Three babes in the night

Child of innocence,
child of passion,
now love unclothed:
This child endures
your wintry lightning,
alive in my arms.

Cheek cupped in the palm of a hand,
your sweetness all around,
your pine honey scent thickening my sleep,
an hour’s like years.

© Dec ’09 Heather Quinn, all rights reserved

October afternoon

Inside rain’s light,
eyes closed,
held warm by love,
a little lost in reality-sounds —
    the streets’ soft stuttered roar,
    a jet behind clouds,
    a bird,
    a horn,
    the whirring of a saw —
I heard a voice,
your cello’d song.

© Oct ’09 Heather Quinn, all rights reserved

Sweet recovery

Woke this morning after much sleep and was hungry, so made dalia ki kheer, which is Indian cracked wheat pudding.

Dalia ki Kheer (Indian Cracked Wheat Pudding): Ingredients (8 servings): 1+1/2 c cracked wheat (bulgar or tabbouleh wheat), 6 c milk (whole, 2%, 1%, or skim), 6 tbs jaggery (organic Demerara sugar is the closest you will get to this, but you can use any sugar; if you use white sugar, include a little brown sugar to get closer to the expected flavor; honey or molasses will overwhelm), 1/2 tsp cardamom powder (from jar or grind seeds from pods). Method: place cracked wheat in heavy saucepan (for easiest cleanup use non-stick), and put in a third of the milk and all of the cardamom. Cook over very low flame for 15 minutes. The cracked wheat will absorb all the milk and fluff up. Add half the remaining milk, stir, and cook another 20 minutes. This time, there will be some milk not yet absorbed by the wheat. Add the remaining milk and the sugar, stir, turn up heat a very little, and cook for 2 or 3 minutes more. The pudding will seem soupy, but it will thicken as it cools. Pour it into a serving or storage container. Stir in almonds, cashews, and/or raisins at this point, if you like. Traditionally, this pudding is decorated with four almonds in a aquare, and one cashew at the center, on the pudding’s surface, in each individual dish of it. It’s often served in shallow wide-rimmed bowls. It can be eaten at room temp, cold, or reheated (with a little milk to thin it, if it’s too thick to reheat as-is). The texture is like a milk-rice pudding. Store uneaten pudding in refrigerator. Very good for digestion. Gives slow, steady release of energy due to wheat bran, which is a non-soluble fiber. The flavor is delicate and slightly sweet — just sweet enough to balance the wheat’s nuttiness and the cardamom’s elusive scent. Traditionally made with ghee as one ingredient, which I left out for health’s sake. It didn’t seem to need it, but I’ve never had it made with ghee, so what do I know? Anyway, it’s lovely.

windy day

I dreamt of you the way I often do.
I didn’t like the dream so didn’t keep it.
You didn’t write,
but you philosophized
about what’s real for you, not me,
insistent on the you
(we both support that view).
The sky’s been full of wind.
It pushed the rain away,
and dried my tears.
You’re not here.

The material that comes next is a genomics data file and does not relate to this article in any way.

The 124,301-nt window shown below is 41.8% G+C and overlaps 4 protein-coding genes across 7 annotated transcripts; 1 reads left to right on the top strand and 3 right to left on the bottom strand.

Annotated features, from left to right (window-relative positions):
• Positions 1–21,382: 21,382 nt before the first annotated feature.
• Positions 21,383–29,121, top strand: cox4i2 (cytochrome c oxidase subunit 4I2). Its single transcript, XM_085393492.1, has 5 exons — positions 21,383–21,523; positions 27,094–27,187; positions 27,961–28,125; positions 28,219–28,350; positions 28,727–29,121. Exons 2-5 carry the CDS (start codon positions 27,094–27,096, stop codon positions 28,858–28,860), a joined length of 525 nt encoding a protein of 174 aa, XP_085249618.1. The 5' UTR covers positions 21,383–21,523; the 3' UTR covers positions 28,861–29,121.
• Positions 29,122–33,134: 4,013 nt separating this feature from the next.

What jobless nonsense do you offer me
as love,
some words calling in the dark?
Who do you call?
Not me, for sure.
So what’s this jobless attitude
you have towards me
that makes you think a lack of generosity
and lack of love is what I need?
My God, I’ve had enough of that from birth
till now.
I don’t need more.
If pulling back’s goodbye, gird your courage and say it.

The sloop on motor

(a first Dharma 2009 poem?)

the arch of the GWB’s span, the arch of clouds over. north of me, the clouds so low they’re below the tops of the Palisades. south, the bridge has made own weather and the clouds are rolling up a hill of air higher than its towers. the river’s curve to north is lost in dense grey. a sloop, just south of the buoy, has its sails down and is moving on motor. how the cars are stopping for 20 secs at the dead-end overlooking the river, to see the view. normally they immediately turn north to go on the highway north or make a u around the little park on the south to catch the highway south. how the trees — maples, oaks, and wild apples wearing grapevines — are full and rounded. how the bridge is straight and strong. the high stone walls. the river’s on the ebb. the rain’s monsoon-like, even on the slope of this steep hill, the water’s more than ankle deep. how if there were no streets, this would be a wilderness threaded with streams feeding the river. a beautiful man in a purple shirt and running shorts, walking by the river. how I worry that I’m weak and might slip. I wore backless sandals, for the rain. leaning on the stone wall for a while, I decide to go. a rock-dove flies by to land in its cranny in the face of the stone wall below me, south of me. it flew by a few feet from my face. it made a long, long landing. beautiful colors — blues, greys, creams, and a little black — to the undersides of its wings — the curves of the overlapping wingfeathers distinct in the rain, against the soft clouds. how when I got home, the only bit of cloth dry enough to get the rain off my keys was a rain-shadow my left elbow made against my waist. how pneumonia sucks, and rain sings. my hair and skin and spirit are grateful that I walked in the rain. I wanted to to catch the smell of the salt, but the rain was washing the air, so it wasn’t salty.